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Learning the Parts of a Microscope

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Learning the Parts of a Microscope Powered By Docstoc
					Microscopy

Light and Electron Microscopy

The First Light Microscopes
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Around 1590 Zaccharias and Hans Janssen experimented with lenses in a tube, leading to the forerunner of the microscope and the telescope In the late 1600’s, Anton van Leeuwenhoek was the first to see bacteria, yeast, and many other microbes using a microscope

How Light Microscopes Work
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First, the objective lens gathers light from the specimen and magnifies the image
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Most microscopes have several objective lenses that can be rotated into position to provide different levels of magnification (4X, 10X, 40X)
The magnification of the ocular lens is 10X

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The ocular lens in the eyepiece magnifies and transmits the image to your eye
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To find the total magnification of the microscope you are using, multiply the magnification of the objective lens by the magnification of the ocular lens.
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For example: 40X (objective lense) x 10X (ocular lense) = 400X magnification

The Parts of a Light Microscope
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Light source: Could be a mirror, but most likely it is a bulb built into the base Diaphragm: Adjusts the amount of light striking an object Objective lens: Gathers light and magnifies image Ocular lens (eyepiece): Magnifies objects and focuses light to your eye Stage: Holds slide
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Can be moved using the coarse or fine adjustment knobs to bring the object into focus

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Stage clips: Hold slide in place Base and arm: Structural support for the microscope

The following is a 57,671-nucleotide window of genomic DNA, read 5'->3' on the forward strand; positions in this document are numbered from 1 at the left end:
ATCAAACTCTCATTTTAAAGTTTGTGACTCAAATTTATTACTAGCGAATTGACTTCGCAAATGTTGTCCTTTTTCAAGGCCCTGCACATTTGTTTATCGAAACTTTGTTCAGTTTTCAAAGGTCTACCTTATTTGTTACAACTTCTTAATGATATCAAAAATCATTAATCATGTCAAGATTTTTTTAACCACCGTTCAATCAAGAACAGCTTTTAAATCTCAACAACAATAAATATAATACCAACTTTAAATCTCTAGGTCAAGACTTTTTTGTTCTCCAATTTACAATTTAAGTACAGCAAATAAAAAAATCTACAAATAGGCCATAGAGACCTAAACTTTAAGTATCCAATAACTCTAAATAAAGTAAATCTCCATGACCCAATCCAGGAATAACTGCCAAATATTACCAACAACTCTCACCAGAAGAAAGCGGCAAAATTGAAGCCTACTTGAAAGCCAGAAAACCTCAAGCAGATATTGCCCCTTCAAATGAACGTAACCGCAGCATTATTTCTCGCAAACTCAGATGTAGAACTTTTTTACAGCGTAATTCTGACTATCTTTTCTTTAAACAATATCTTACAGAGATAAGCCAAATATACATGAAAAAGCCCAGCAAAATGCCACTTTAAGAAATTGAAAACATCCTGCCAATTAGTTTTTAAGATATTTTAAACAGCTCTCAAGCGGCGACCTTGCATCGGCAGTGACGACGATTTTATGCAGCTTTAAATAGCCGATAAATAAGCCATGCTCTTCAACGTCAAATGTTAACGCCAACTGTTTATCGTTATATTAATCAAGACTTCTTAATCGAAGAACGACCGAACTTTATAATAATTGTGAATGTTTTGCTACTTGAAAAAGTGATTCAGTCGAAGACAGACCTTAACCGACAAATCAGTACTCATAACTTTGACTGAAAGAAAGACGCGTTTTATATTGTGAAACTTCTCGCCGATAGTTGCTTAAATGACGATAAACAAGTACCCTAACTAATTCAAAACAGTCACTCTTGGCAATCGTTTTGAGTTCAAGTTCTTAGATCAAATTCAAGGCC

Can you name the parts?
Start on the left side and work from the top down. Then go to the right side and work from the top down.
Ocular lens (eyepiece)

Objective Lenses

Arm Stage clip

Stage Diaphragm
Light Source

Course adjustment

Fine adjustment

Base

Nice Job !

Images Produced by Light Microscopes

Amoeba

Streptococcus bacteria

Anthrax bacteria

Human cheek cells

Plant cells

Yeast cells

Beyond Light Microscopes
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Light microscopes are limited by their resolution.
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Light microscopes cannot produce clear images of objects smaller than 0.2 micrometers

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The electron microscope was invented in the 1930’s by Max Knott and Ernst Ruska
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Electron microscopes use beams of electrons, rather than light, to produce images Electron microscopes can view objects as small as the diameter of an atom

Types of Electron Microscopes
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Transmission electron microscopes (TEMs) pass a beam of electron through a thin specimen Scanning electron microscopes (SEMs) scan a beam of electrons over the surface of a specimen Specimens from electron microscopy must be preserved and dehydrated, so living cells cannot be viewed

Images Produced by Electron Microscopes

Cyanobacteria (TEM)

Lactobacillus (SEM)

Campylobacter (SEM)

Deinococcus (SEM)

House ant

Avian influenza virus

Human eyelash

Yeast

Using Microscopes to Visualize the Three Shapes of Bacteria
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Cocci (round) Bacilli (rod) Spirilla (spiral)
Three shapes of bacteria taken with an SEM

Light microscope:

Cocci

Bacilli

Spirilla

References
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http://education.denniskunkel.com/catalog/pro duct_info.php?products_id=1123 http://micro.magnet.fsu.edu/ http://inventors.about.com/library/inventors/b lroberthooke.htm


				
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